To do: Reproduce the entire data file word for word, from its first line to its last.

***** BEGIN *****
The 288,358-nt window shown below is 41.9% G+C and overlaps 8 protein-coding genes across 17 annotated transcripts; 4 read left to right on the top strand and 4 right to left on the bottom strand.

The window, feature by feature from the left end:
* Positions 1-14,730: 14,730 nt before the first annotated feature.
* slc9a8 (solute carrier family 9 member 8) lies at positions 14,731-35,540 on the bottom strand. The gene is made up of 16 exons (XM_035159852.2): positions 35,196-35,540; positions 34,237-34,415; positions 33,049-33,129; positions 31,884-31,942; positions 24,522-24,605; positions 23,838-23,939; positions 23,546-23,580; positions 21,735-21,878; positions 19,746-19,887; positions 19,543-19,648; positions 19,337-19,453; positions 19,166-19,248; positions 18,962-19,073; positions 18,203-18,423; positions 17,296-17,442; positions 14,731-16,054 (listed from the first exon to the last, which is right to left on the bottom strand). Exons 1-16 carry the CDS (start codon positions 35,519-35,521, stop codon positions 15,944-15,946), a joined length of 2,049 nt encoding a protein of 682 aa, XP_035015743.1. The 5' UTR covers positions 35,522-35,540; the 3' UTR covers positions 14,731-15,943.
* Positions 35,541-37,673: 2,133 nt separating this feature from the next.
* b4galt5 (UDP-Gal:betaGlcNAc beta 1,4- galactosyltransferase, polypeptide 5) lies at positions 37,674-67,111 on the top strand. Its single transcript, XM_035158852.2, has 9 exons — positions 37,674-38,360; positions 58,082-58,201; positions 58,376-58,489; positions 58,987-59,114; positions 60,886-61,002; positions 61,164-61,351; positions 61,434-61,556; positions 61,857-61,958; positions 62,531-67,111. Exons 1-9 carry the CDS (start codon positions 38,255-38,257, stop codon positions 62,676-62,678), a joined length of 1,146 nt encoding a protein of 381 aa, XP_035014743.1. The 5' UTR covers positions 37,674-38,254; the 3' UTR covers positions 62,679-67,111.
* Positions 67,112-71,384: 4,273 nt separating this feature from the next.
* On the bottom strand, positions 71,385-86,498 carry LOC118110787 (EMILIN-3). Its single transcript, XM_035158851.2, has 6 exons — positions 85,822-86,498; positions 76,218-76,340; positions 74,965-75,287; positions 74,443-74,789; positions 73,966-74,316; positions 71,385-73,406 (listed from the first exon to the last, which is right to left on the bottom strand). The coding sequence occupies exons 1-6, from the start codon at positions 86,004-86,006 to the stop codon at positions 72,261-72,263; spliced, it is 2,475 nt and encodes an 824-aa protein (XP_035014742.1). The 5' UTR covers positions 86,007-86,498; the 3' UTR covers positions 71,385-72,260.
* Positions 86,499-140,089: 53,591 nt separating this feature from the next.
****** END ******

The 288,358-nt window shown below is 41.9% G+C and overlaps 8 protein-coding genes across 17 annotated transcripts; 4 read left to right on the top strand and 4 right to left on the bottom strand.

The window, feature by feature from the left end:
* Positions 1-14,730: 14,730 nt before the first annotated feature.
* slc9a8 (solute carrier family 9 member 8) lies at positions 14,731-35,540 on the bottom strand. The gene is made up of 16 exons (XM_035159852.2): positions 35,196-35,540; positions 34,237-34,415; positions 33,049-33,129; positions 31,884-31,942; positions 24,522-24,605; positions 23,838-23,939; positions 23,546-23,580; positions 21,735-21,878; positions 19,746-19,887; positions 19,543-19,648; positions 19,337-19,453; positions 19,166-19,248; positions 18,962-19,073; positions 18,203-18,423; positions 17,296-17,442; positions 14,731-16,054 (listed from the first exon to the last, which is right to left on the bottom strand). Exons 1-16 carry the CDS (start codon positions 35,519-35,521, stop codon positions 15,944-15,946), a joined length of 2,049 nt encoding a protein of 682 aa, XP_035015743.1. The 5' UTR covers positions 35,522-35,540; the 3' UTR covers positions 14,731-15,943.
* Positions 35,541-37,673: 2,133 nt separating this feature from the next.
* b4galt5 (UDP-Gal:betaGlcNAc beta 1,4- galactosyltransferase, polypeptide 5) lies at positions 37,674-67,111 on the top strand. Its single transcript, XM_035158852.2, has 9 exons — positions 37,674-38,360; positions 58,082-58,201; positions 58,376-58,489; positions 58,987-59,114; positions 60,886-61,002; positions 61,164-61,351; positions 61,434-61,556; positions 61,857-61,958; positions 62,531-67,111. Exons 1-9 carry the CDS (start codon positions 38,255-38,257, stop codon positions 62,676-62,678), a joined length of 1,146 nt encoding a protein of 381 aa, XP_035014743.1. The 5' UTR covers positions 37,674-38,254; the 3' UTR covers positions 62,679-67,111.
* Positions 67,112-71,384: 4,273 nt separating this feature from the next.
* On the bottom strand, positions 71,385-86,498 carry LOC118110787 (EMILIN-3). Its single transcript, XM_035158851.2, has 6 exons — positions 85,822-86,498; positions 76,218-76,340; positions 74,965-75,287; positions 74,443-74,789; positions 73,966-74,316; positions 71,385-73,406 (listed from the first exon to the last, which is right to left on the bottom strand). The coding sequence occupies exons 1-6, from the start codon at positions 86,004-86,006 to the stop codon at positions 72,261-72,263; spliced, it is 2,475 nt and encodes an 824-aa protein (XP_035014742.1). The 5' UTR covers positions 86,007-86,498; the 3' UTR covers positions 71,385-72,260.
* Positions 86,499-140,089: 53,591 nt separating this feature from the next.